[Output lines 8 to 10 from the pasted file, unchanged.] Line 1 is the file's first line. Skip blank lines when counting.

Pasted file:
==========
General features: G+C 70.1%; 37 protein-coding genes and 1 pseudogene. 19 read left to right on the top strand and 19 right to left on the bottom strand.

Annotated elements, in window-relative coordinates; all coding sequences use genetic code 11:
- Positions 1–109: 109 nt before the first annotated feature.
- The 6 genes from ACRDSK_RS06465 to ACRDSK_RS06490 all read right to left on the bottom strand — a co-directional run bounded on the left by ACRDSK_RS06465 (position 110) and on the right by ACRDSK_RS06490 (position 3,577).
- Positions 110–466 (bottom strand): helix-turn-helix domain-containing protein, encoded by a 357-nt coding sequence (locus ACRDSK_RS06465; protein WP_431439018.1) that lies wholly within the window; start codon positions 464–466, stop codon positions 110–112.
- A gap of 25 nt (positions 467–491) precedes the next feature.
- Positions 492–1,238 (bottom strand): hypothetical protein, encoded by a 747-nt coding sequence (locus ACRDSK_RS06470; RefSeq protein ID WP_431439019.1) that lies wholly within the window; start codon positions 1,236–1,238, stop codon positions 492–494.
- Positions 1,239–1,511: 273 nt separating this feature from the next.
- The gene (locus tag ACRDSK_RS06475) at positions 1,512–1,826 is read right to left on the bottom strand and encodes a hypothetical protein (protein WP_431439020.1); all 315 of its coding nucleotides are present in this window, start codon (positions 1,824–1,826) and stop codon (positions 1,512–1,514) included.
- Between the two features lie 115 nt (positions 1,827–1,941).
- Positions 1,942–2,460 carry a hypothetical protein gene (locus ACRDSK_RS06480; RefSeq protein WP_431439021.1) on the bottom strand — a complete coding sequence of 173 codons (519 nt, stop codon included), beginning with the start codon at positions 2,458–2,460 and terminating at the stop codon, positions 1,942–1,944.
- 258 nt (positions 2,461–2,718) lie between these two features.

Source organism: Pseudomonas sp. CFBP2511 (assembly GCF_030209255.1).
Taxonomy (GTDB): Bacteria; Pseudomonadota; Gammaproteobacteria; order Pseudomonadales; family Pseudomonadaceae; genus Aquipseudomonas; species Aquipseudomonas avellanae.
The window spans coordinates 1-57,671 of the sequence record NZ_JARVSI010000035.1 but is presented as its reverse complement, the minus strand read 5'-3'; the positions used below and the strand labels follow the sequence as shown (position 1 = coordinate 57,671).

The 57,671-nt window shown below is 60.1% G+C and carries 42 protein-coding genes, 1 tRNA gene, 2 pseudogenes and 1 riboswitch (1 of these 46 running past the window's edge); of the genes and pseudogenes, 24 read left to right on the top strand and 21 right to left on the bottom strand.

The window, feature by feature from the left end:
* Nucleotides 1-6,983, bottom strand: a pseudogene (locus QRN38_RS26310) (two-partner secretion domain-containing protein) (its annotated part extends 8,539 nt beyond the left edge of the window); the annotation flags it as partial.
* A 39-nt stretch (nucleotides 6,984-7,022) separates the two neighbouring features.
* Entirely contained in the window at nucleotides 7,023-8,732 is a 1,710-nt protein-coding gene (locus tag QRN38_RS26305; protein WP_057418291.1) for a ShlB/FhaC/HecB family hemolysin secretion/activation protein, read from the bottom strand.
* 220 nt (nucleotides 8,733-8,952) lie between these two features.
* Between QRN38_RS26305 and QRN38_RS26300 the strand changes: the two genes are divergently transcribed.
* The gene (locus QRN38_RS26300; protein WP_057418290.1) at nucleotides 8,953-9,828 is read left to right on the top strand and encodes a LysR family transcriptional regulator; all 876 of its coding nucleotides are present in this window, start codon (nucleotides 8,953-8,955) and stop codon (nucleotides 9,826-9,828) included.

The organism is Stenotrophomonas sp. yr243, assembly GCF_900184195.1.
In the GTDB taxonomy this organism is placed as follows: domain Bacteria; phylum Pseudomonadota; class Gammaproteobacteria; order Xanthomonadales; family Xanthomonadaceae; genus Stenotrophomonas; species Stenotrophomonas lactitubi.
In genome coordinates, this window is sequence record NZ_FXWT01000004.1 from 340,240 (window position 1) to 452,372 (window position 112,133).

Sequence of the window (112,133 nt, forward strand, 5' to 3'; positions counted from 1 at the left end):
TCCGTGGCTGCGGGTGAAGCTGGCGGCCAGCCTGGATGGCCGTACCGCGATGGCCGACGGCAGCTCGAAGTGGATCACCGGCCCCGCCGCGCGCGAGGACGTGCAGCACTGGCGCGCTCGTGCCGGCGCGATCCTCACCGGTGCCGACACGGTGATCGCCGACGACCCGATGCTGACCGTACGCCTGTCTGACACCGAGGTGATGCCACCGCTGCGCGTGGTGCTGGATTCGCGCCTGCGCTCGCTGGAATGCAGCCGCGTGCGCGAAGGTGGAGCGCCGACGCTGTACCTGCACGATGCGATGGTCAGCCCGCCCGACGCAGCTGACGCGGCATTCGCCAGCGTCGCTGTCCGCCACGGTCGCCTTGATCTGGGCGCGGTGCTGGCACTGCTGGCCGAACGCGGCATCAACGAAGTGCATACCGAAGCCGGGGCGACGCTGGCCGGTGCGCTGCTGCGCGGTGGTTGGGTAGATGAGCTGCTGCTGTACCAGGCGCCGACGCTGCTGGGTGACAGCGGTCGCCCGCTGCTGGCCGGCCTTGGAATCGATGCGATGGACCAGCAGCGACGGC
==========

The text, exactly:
- Positions 1,239–1,511: 273 nt separating this feature from the next.
- The gene (locus tag ACRDSK_RS06475) at positions 1,512–1,826 is read right to left on the bottom strand and encodes a hypothetical protein (protein WP_431439020.1); all 315 of its coding nucleotides are present in this window, start codon (positions 1,824–1,826) and stop codon (positions 1,512–1,514) included.
- Between the two features lie 115 nt (positions 1,827–1,941).